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Author: Rob Kaanen - Scale2Save
The Covid-19 pandemic is the latest crisis that is putting pressure on financial service providers (FSPs) globally. Lockdowns and regulatory moratoriums on loan repayments, together with a lower business activity are putting serious constraints on FSP’s liquidity positions. Early in the Covid pandemic, there was widespread concern that liquidity constraints could wipe out many of the financial institutions that serve low-income customers and small- and medium sized enterprises. Two recent reports issued by CFI/e-MFP and CGAP point to the vital importance of managing liquidity in the midst of a crisis. After all, the quickest path to failure of an FSP is running out of cash. Available liquidity should be used to retain the confidence and trust of both customers and creditors while continuing to operate and paying staff. Once stability is achieved, an FSP can start its recovery, but this cannot be achieved without retaining the confidence of customers, investors, staff, and the regulator. Scale2Save is a partnership between WSBI and the Mastercard Foundation to establish the viability of small-scale savings in six African countries. To analyse the impact of the Covid crisis on the liquidity profile of our partner FSPs, we compared the pre-crisis liquidity position at end of year 2019 with that at end of 2020 when a cautious and gradual recovery of the Covid pandemic had set in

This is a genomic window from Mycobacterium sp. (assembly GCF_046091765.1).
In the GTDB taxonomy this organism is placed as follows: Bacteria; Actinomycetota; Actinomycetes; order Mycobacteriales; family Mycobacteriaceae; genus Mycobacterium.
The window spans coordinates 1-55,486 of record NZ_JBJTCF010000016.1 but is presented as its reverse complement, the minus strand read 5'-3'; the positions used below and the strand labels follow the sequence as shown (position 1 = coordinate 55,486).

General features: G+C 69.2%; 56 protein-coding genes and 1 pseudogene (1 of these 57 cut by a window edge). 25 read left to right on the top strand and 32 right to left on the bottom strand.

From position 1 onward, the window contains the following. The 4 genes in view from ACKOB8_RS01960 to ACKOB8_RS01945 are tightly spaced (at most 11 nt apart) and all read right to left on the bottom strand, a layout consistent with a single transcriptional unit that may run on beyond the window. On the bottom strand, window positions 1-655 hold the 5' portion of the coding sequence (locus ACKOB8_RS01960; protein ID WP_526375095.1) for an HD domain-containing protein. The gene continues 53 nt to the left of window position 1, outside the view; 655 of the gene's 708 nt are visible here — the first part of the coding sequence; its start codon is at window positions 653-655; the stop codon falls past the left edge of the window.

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Author: Jeff Ashe
It was the summer of 2004. Mamadou Biteye and I met a group of women traders at a market two hours from Bamako, Mali’s capital. Before we made our pitch for Saving for Change, the Savings Group Initiative I directed at Oxfam America, I asked, “Are any of you saving in a tontine.” Their hands shot up. One woman said, “We save money every week and each of us in turn receives her payout.” She described in detail how she organized her tontine as the others listened intently. Another woman chimed in “We save for a year and then divide the money when most of us need it.” Another added, “We save so we can buy what we need to sell wholesale. That way we make a lot more money.” In less than an hour, they described three solutions for saving money in useful amounts adapted to their specific needs.